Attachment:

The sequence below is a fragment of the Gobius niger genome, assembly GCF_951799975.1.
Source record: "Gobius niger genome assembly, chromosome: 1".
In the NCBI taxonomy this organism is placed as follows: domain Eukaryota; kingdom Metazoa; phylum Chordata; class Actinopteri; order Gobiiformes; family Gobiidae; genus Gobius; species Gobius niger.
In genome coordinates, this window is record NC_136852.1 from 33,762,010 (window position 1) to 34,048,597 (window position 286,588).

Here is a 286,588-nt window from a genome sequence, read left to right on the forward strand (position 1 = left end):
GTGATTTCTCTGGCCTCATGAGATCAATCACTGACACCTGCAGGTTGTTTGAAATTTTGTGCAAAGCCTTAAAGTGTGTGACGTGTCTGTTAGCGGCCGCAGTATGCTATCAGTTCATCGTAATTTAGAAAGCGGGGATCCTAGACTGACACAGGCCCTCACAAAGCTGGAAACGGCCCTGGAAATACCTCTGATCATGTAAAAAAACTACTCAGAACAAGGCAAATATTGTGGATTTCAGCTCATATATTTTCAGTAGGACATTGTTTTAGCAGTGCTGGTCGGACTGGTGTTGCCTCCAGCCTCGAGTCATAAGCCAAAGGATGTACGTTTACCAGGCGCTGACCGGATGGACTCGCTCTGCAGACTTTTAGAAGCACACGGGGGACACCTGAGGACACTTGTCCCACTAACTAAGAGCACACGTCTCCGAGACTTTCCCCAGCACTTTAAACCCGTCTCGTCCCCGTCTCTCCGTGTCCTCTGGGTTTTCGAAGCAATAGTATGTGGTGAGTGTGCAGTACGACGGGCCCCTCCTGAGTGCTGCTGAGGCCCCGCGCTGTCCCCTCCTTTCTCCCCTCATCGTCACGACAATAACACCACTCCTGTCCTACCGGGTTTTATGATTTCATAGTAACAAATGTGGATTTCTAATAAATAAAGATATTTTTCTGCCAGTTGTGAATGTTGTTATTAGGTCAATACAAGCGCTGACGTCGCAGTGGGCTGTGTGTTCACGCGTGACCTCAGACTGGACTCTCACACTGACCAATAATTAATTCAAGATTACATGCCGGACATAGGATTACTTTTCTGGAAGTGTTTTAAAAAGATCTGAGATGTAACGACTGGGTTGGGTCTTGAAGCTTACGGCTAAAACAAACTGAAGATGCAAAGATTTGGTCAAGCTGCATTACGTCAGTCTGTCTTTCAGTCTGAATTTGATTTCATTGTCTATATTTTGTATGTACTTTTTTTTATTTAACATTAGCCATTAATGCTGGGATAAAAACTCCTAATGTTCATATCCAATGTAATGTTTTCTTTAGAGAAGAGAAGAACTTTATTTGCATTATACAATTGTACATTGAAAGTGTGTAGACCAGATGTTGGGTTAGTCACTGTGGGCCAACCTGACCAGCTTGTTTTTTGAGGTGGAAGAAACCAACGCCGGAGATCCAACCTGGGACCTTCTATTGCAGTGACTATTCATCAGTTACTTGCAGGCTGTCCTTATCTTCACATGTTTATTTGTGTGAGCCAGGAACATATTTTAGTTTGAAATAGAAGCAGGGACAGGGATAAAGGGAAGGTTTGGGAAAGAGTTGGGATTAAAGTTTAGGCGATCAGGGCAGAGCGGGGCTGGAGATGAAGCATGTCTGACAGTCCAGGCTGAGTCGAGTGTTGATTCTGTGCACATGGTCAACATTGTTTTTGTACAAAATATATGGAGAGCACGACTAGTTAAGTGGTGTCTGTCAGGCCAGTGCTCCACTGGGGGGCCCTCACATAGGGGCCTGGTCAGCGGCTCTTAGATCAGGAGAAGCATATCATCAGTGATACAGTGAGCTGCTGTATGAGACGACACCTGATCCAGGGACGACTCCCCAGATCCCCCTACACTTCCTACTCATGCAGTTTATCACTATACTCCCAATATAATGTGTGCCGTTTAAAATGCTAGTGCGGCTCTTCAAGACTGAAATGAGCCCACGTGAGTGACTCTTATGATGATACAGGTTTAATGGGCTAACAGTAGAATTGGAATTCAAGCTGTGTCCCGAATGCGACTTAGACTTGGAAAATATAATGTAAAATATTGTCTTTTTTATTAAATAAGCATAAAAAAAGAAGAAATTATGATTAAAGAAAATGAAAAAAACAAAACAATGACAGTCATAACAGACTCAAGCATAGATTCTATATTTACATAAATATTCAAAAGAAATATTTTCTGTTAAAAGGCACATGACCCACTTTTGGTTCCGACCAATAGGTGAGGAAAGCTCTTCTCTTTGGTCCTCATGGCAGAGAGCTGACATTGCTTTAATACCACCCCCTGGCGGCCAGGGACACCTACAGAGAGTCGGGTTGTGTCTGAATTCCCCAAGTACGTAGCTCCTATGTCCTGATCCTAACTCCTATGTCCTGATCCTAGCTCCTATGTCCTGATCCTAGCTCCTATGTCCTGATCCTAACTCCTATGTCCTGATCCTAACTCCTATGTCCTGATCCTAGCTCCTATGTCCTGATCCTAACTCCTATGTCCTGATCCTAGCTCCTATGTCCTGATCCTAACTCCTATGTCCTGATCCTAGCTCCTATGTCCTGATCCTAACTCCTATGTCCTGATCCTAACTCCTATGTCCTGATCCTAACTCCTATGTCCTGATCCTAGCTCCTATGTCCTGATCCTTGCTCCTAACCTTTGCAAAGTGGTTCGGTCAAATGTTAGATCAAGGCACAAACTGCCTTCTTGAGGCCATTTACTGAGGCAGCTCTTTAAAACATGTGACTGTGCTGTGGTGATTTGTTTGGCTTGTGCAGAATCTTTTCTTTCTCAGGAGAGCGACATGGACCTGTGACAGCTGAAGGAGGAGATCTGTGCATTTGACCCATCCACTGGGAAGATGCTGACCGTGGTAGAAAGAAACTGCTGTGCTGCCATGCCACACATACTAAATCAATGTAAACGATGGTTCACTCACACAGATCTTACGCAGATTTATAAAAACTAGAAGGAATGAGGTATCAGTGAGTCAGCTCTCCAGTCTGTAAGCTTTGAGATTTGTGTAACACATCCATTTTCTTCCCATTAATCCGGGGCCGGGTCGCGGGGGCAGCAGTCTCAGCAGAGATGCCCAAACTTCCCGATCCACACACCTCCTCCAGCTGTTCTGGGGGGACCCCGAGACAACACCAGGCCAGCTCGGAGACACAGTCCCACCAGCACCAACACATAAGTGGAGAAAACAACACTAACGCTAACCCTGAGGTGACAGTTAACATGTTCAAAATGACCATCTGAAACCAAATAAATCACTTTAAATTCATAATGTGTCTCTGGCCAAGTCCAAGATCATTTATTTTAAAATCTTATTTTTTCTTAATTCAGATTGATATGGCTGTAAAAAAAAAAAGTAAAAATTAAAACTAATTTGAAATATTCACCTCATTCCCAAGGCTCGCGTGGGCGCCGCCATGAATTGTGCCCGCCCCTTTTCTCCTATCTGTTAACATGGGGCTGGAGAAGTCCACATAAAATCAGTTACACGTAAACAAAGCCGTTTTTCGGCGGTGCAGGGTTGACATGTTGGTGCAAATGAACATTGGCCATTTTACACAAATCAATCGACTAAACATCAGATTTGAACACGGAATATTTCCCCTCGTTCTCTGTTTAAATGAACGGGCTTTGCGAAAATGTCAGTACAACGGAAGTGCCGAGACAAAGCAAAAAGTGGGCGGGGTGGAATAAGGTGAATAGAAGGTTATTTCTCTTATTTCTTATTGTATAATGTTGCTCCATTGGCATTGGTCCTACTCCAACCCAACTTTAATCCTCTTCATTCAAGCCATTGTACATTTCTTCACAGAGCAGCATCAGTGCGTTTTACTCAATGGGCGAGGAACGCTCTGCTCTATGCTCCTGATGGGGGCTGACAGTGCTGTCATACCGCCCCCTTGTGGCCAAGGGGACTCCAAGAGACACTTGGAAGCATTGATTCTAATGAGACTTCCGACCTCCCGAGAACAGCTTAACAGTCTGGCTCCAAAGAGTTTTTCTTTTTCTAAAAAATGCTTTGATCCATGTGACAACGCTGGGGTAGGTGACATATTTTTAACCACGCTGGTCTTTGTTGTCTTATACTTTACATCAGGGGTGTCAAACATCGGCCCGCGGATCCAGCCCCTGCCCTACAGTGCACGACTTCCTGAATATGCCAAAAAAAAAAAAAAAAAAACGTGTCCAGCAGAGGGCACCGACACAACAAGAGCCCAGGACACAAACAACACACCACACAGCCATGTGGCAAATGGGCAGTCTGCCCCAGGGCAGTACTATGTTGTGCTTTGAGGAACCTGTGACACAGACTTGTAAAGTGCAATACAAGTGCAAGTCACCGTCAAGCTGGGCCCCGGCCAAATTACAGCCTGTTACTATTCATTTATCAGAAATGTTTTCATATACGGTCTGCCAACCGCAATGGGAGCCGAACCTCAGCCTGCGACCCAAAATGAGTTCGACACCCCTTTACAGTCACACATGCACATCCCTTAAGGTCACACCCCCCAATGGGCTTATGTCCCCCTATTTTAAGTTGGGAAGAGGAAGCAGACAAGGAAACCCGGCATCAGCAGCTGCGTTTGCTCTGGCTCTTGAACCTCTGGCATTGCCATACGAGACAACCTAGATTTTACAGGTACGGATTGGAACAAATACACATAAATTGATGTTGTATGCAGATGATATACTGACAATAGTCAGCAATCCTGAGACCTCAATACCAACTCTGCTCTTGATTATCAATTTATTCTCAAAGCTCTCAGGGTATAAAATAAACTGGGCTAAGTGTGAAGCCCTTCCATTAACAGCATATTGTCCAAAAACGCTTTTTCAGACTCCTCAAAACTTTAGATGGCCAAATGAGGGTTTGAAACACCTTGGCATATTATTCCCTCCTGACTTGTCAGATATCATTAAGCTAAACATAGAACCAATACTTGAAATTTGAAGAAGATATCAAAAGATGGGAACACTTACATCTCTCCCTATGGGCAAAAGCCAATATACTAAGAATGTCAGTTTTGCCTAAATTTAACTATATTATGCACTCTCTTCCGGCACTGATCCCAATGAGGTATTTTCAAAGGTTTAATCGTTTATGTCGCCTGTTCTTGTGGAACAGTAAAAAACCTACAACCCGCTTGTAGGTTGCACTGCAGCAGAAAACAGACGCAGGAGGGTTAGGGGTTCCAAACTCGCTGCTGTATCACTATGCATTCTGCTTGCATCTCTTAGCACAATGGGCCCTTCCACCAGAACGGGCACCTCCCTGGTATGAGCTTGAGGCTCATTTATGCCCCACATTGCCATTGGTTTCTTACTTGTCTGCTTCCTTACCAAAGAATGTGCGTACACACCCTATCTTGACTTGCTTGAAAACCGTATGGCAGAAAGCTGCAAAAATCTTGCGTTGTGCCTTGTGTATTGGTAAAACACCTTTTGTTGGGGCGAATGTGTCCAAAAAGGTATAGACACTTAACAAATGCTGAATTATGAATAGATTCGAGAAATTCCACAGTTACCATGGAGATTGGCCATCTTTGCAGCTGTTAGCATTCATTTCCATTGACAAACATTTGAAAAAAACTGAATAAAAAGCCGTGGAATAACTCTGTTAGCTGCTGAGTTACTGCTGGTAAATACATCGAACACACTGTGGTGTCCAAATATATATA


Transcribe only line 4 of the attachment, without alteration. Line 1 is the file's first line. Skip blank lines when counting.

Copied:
In genome coordinates, this window is record NC_136852.1 from 33,762,010 (window position 1) to 34,048,597 (window position 286,588).